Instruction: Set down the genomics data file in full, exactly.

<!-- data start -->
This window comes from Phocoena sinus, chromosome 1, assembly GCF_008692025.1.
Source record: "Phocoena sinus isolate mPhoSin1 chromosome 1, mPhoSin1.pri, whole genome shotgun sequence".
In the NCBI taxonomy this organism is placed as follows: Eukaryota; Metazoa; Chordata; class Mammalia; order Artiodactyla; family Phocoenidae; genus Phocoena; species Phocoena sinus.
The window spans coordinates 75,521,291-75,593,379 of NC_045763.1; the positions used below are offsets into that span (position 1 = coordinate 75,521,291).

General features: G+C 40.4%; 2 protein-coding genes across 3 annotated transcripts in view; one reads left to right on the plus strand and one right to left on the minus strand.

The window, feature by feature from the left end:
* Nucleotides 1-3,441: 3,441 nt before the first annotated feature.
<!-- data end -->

This window comes from Phocoena sinus, chromosome 1, assembly GCF_008692025.1.
Source record: "Phocoena sinus isolate mPhoSin1 chromosome 1, mPhoSin1.pri, whole genome shotgun sequence".
In the NCBI taxonomy this organism is placed as follows: Eukaryota; Metazoa; Chordata; class Mammalia; order Artiodactyla; family Phocoenidae; genus Phocoena; species Phocoena sinus.
The window spans coordinates 75,521,291-75,593,379 of NC_045763.1; the positions used below are offsets into that span (position 1 = coordinate 75,521,291).

General features: G+C 40.4%; 2 protein-coding genes across 3 annotated transcripts in view; one reads left to right on the plus strand and one right to left on the minus strand.

The window, feature by feature from the left end:
* Nucleotides 1-3,441: 3,441 nt before the first annotated feature.